Has the Higgs Particle Been Discovered?
At Europe's Large Hadron Collider, a December 13 press conference will update the world on the search for the long-sought Higgs boson. Encouraging evidence is expected to be announced.
What's the Latest Development?
A press conference scheduled for December 13 at Europe's Large Hadron Collider has the physics world on the edge of its seat. Scientists at the world's largest particle accelerator will update the world on their search for the Higgs boson, a particle which, following from the Standard Model, endows matter with mass. "Whatever happens eventually with the Higgs, I think we'll look back on this meeting and say, 'This was the beginning of something,'" said Joe Lykken, a physicist at Fermi National Accelerator Laboratory in Batavia, Illinois.
What's the Big Idea?
If evidence supporting the Higgs' existence is found, and depending on the particle's mass, several fundamental questions about the nature of our universe could soon have solutions. If it has a mass of 125 billion electron volts, some physicists say it would confirm the supersymmetry theory, an extension of the Standard Model. And if supersymmetry were true, it would "answer numerous open questions, beginning with the nature of dark matter, the unseen mass that keeps galaxies rotating faster than they otherwise would."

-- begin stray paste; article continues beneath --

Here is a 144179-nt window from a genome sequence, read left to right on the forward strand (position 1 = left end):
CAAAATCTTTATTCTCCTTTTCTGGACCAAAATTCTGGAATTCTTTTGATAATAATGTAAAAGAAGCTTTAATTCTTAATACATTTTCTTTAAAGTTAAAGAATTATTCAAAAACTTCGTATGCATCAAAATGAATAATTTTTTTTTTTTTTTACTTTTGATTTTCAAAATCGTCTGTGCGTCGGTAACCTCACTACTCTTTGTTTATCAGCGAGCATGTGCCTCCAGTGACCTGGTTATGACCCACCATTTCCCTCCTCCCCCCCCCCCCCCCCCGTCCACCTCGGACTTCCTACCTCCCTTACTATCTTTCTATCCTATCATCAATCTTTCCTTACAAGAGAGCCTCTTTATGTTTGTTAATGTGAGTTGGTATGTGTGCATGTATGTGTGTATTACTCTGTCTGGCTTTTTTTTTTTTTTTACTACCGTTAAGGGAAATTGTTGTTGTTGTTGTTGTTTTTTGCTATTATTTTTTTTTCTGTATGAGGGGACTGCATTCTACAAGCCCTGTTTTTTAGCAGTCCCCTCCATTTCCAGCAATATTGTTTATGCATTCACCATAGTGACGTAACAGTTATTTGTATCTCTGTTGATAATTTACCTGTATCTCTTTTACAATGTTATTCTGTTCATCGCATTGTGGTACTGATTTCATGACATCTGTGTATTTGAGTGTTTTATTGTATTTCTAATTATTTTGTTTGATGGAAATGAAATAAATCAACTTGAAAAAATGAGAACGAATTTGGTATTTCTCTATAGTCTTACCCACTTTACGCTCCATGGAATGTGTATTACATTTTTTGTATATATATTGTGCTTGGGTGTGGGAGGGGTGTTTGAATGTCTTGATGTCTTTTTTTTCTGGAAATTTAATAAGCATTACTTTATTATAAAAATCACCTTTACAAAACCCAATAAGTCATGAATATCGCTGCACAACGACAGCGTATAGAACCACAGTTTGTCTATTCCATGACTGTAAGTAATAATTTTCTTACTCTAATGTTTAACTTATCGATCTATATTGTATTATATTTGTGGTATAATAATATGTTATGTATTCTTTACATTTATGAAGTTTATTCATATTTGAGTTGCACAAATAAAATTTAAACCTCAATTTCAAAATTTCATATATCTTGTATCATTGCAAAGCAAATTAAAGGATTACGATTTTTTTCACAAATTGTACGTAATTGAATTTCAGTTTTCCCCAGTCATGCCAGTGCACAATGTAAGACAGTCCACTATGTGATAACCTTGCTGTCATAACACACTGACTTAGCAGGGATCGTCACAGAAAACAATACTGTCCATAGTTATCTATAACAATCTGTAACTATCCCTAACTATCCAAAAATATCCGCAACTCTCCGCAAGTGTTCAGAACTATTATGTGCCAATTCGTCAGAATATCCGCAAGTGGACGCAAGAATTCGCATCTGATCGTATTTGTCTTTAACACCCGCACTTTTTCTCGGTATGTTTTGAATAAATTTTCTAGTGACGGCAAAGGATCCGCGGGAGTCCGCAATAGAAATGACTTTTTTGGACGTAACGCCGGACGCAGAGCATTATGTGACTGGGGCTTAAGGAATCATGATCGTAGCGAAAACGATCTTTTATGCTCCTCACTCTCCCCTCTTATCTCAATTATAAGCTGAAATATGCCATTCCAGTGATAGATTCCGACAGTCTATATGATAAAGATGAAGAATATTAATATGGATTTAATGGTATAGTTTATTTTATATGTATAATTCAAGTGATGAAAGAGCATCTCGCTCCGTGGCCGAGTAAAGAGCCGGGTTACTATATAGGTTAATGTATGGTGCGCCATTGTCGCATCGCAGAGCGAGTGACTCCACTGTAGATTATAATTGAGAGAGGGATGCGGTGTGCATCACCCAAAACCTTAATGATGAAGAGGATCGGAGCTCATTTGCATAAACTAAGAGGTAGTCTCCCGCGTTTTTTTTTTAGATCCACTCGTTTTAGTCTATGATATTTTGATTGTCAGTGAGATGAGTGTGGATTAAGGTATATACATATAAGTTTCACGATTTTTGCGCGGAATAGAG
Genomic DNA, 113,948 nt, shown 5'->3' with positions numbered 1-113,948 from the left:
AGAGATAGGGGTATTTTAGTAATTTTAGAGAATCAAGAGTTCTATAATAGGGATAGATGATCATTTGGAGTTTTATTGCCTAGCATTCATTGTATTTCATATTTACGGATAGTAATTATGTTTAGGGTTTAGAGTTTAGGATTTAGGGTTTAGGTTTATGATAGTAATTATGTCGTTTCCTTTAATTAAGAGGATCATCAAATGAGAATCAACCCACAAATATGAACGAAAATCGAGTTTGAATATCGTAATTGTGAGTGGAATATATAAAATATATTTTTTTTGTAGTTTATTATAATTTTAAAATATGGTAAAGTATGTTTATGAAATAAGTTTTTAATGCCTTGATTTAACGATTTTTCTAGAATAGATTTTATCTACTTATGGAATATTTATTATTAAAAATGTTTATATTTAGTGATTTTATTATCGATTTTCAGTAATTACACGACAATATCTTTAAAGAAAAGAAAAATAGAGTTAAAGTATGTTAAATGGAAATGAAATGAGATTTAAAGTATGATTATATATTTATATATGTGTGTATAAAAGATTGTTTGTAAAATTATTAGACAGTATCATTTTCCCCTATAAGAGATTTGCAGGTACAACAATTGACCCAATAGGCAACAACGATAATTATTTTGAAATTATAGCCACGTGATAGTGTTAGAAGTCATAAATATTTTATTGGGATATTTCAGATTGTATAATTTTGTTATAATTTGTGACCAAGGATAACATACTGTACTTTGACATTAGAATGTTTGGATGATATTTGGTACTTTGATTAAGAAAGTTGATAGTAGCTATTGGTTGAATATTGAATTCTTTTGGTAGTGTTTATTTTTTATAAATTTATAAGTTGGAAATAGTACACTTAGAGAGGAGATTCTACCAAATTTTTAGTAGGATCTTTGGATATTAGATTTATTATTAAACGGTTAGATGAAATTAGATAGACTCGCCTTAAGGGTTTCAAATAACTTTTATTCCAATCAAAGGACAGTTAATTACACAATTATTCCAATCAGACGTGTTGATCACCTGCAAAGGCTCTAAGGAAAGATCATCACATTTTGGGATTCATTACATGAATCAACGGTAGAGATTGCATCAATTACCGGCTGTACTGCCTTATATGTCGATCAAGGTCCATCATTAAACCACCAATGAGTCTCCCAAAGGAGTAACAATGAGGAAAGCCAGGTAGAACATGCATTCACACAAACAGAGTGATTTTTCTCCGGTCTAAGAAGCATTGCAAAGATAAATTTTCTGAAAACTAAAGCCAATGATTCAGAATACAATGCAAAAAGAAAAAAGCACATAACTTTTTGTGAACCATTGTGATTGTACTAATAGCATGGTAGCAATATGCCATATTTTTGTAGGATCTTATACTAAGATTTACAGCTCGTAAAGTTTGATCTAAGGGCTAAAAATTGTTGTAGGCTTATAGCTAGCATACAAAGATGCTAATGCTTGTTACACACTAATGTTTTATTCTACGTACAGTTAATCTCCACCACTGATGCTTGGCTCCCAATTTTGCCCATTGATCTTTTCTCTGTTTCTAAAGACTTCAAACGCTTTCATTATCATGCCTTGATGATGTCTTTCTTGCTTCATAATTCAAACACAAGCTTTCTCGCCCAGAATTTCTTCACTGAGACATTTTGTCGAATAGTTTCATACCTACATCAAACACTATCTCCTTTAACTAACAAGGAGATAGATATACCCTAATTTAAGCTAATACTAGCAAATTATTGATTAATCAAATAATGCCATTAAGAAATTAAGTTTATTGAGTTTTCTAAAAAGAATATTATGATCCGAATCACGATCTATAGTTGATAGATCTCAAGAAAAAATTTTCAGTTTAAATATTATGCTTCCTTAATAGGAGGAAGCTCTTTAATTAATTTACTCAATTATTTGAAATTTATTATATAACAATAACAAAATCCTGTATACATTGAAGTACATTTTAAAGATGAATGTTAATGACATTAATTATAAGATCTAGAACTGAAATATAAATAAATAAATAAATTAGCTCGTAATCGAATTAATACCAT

How a cataclysm worse than what killed the dinosaurs destroyed 90 percent of all life on Earth.
While the demise of the dinosaurs gets more attention as far as mass extinctions go, an even more disastrous event called "the Great Dying” or the “End-Permian Extinction” happened on Earth prior to that. Now scientists discovered how this cataclysm, which took place about 250 million years ago, managed to kill off more than 90 percent of all life on the planet.
A new study discovers the “liking gap” — the difference between how we view others we’re meeting for the first time, and the way we think they’re seeing us.
We tend to be defensive socially. When we meet new people, we’re often concerned with how we’re coming off. Our anxiety causes us to be so concerned with the impression we’re creating that we fail to notice that the same is true of the other person as well. A new study led by Erica J. Boothby, published on September 5 in Psychological Science, reveals how people tend to like us more in first encounters than we’d ever suspect.
Using advanced laser technology, scientists at NASA will track global changes in ice with greater accuracy.
Leaving from Vandenberg Air Force base in California this coming Saturday, at 8:46 a.m. ET, the Ice, Cloud, and Land Elevation Satellite-2 — or, the "ICESat-2" — is perched atop a United Launch Alliance Delta II rocket, and when it assumes its orbit, it will study ice layers at Earth's poles, using its only payload, the Advance Topographic Laser Altimeter System (ATLAS).
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